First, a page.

Under DDB Reg. No. 4, the word “surrender” alone is laden with presumptions or admission to the commission of a crime. Whether intentional or not, this “criminalized” nature of the process as shown by how the surrenders are framed, the required tests and exams, privacy waivers, and commitment to other undertakings in order to access rehabilitation at the community level has significant implications on the right to health of drug users or dependents.

  • Drug surrenderers are required to disclose information and sign privacy waivers. Upon signing the pro forma waivers, the drug surrenderers allow the authorities to take photos, fingerprints and information, and to take urine samples and to conduct physical/mental examinations, including drug tests. The waivers also allow use of the results “for any legal purpose that it may serve.”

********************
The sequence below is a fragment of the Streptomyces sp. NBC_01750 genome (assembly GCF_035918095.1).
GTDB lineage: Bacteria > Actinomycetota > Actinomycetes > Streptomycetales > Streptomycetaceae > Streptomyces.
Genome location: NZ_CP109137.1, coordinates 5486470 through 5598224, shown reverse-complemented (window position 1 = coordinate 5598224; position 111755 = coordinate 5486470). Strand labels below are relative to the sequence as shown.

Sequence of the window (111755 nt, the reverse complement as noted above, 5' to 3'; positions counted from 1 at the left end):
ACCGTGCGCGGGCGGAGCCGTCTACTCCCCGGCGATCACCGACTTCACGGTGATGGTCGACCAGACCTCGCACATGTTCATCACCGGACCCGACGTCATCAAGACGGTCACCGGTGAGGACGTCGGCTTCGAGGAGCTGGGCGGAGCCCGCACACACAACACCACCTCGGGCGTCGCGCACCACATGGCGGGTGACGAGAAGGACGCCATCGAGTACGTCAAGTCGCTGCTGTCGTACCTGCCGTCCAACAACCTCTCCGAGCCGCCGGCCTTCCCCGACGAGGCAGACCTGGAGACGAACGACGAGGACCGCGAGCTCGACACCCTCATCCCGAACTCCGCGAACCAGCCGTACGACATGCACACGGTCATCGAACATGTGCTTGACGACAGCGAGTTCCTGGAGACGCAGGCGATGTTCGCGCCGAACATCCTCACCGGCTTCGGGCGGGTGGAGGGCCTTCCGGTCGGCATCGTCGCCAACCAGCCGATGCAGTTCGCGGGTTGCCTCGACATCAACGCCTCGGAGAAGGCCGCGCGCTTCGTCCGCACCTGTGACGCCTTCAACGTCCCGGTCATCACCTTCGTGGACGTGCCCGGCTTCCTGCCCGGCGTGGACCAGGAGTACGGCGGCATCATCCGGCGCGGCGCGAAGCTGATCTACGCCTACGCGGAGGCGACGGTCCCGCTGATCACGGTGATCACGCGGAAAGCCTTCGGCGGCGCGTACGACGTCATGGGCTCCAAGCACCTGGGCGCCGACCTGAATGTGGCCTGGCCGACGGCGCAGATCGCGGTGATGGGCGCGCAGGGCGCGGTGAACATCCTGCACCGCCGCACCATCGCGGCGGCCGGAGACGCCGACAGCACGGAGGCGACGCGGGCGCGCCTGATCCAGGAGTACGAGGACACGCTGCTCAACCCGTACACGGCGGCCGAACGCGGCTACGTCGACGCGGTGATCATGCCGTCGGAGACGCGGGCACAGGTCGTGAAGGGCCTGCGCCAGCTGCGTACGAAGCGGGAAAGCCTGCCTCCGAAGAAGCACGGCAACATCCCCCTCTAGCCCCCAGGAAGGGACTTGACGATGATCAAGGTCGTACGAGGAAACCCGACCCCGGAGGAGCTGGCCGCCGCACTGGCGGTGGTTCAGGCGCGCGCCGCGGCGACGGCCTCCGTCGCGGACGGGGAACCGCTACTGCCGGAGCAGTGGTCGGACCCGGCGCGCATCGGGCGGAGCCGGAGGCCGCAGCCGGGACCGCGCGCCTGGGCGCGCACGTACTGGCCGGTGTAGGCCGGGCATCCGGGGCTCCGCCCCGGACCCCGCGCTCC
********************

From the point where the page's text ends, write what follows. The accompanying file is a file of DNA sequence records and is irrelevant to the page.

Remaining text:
• The waivers required of drug surrenderers compel them to divulge information that may implicate them without any assurance of an exemption from criminal liability.


Reacting to the study, Commission on Human Rights Chair Chito Gascon reminded government officials that “there are standards that must be complied [with], there are no shortcuts.”

Law reform specialist Raymond Marvic Baguilat of UP Law Center’s Institute of Human Rights hopes that “there will be more people who will be willing to file cases knowing that this will be the last 3 years of the President.”

PNP deputy spokesperson Police Lt. Col. Kimberly Molitas recognized the significance of the study to improve their performance in combating illegal drugs. 

She admitted that there were lapses by some police on the ground, assuring that they were not being tolerated. 

“We have always been transparent about the operational procedures that have not been observed by police officers. There is nothing to deny about the study,” Molitas said. 

She added: “We have filed thousands of cases against our police officers, some of them have already been dismissed. This is a clear indication that we recognize the mistakes that have been made by our men on the ground.”